What of the disservice that my book supposedly does to moderate and progressive Muslims? This too is absurd. So much so, that one suspects it was simply a throwaway line meant as a sop to Slate’s audience. Far from ignoring moderate and progressive Muslims, several appear as characters in my book. In fact, two such characters underscore Rossi’s point that average, good-hearted Muslims are sometimes unfairly suspected of terrorist activities and sometimes end up on a flight watch lists despite their religious moderation.
Others, who are not quite as interested in scoring political points as Rossi, have read the book differently. For example, a positive review in Islamica Magazine, a journal of contemporary Muslim thought, observed that “[Gartenstein-Ross] reveals how ideologically vulnerable a convert can be; in that first flush of excitement and devotion, almost anyone claiming Islamic authority can dramatically imprint the convert’s faith. . . . Gartenstein-Ross’ book, if anything, should prod progressive-minded Muslims to think twice about abandoning their local mosques.” Far from doing the “disservice” to moderate and progressive Muslims that Rossi claims, Islamica’s review felt that my book was instructive for such individuals.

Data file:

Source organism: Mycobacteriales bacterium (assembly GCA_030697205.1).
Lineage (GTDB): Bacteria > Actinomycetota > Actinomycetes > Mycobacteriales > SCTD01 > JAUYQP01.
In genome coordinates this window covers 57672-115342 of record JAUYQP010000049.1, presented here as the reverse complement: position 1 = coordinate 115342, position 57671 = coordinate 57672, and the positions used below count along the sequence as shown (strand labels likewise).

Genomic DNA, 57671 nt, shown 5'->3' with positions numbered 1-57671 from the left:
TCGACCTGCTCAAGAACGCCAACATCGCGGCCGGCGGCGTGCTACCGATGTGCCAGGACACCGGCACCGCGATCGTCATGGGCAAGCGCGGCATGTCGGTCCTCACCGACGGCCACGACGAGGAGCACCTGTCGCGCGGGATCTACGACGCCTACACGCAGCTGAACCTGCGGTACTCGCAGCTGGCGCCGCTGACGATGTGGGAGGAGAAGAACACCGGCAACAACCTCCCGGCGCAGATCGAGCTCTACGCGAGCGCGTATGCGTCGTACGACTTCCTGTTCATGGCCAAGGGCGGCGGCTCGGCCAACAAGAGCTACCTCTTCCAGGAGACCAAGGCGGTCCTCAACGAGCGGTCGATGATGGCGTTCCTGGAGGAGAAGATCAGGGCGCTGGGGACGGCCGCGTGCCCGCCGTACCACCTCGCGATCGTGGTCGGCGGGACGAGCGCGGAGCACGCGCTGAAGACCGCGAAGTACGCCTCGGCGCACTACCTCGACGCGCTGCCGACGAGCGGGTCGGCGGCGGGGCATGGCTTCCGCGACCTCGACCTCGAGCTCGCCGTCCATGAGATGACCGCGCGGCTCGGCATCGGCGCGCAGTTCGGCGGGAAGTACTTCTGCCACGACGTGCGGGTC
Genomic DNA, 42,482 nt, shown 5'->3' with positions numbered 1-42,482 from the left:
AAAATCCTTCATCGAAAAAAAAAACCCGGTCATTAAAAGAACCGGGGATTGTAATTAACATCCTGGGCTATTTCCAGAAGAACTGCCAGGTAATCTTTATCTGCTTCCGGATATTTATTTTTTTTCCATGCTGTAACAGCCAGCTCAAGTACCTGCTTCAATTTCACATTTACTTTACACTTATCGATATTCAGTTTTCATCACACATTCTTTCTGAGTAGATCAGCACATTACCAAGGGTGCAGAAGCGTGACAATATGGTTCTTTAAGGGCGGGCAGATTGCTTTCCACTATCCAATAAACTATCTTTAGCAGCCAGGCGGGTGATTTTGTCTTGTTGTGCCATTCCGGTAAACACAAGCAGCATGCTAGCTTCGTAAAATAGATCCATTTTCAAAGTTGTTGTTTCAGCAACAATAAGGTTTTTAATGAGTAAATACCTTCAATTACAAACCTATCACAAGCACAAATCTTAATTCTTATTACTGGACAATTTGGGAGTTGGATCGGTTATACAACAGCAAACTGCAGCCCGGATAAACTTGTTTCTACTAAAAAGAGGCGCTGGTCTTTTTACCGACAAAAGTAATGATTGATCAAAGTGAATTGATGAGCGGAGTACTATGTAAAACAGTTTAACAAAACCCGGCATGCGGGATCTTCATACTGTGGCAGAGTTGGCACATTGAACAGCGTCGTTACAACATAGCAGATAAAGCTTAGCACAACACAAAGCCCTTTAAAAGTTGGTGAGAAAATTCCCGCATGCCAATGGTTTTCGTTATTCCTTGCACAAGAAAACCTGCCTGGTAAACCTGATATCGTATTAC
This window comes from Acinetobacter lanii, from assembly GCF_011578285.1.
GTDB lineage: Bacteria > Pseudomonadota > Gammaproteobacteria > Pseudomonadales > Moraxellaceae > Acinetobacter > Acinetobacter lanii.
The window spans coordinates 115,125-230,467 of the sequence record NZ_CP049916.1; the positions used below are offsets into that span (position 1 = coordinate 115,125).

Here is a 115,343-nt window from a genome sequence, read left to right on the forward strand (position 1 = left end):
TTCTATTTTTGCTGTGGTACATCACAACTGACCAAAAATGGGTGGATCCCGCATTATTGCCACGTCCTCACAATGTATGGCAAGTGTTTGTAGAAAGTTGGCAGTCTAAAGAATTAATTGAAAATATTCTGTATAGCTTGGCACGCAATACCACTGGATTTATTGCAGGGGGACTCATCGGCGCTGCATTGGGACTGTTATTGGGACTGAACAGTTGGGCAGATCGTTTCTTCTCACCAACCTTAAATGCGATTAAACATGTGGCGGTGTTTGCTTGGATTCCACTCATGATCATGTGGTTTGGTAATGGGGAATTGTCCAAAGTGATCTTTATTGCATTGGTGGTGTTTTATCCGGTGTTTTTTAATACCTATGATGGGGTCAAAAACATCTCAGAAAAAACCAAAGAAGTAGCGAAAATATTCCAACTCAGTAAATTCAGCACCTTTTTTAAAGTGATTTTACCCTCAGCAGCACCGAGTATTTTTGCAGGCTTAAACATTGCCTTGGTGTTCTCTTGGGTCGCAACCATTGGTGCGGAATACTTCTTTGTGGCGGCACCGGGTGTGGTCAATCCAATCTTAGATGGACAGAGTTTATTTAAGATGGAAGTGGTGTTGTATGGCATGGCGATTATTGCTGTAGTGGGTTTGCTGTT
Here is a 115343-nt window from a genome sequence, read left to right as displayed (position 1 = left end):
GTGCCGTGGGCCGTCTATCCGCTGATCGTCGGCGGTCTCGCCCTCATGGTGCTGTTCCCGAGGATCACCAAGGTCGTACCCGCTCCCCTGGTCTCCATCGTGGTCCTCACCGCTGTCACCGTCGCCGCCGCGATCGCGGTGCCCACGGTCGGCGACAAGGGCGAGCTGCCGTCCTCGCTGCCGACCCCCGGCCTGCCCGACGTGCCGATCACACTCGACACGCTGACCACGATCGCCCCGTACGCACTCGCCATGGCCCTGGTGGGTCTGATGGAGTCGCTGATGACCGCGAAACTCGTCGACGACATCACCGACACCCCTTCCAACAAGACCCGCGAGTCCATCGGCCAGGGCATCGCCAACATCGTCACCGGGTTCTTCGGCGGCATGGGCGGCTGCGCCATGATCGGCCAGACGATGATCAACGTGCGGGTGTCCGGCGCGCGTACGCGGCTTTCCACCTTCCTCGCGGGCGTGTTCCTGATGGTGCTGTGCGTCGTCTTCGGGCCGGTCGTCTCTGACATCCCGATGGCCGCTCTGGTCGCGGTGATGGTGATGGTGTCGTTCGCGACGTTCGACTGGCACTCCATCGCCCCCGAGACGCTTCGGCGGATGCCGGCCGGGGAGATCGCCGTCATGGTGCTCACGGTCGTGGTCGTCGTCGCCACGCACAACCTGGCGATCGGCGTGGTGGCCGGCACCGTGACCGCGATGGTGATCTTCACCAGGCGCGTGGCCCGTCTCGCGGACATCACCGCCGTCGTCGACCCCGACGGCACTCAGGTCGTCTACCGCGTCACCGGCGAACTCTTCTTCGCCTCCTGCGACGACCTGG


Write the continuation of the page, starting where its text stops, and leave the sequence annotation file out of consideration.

A THIRD PROBLEM that impedes the discussion of Islam is the habit of writers giving pat answers to complex questions–and then claiming that their opponent is either bigoted or ignorant for not accepting these blanket answers. Unfortunately, Rossi does this too, by claiming that I conflate theological conservatism and radicalism.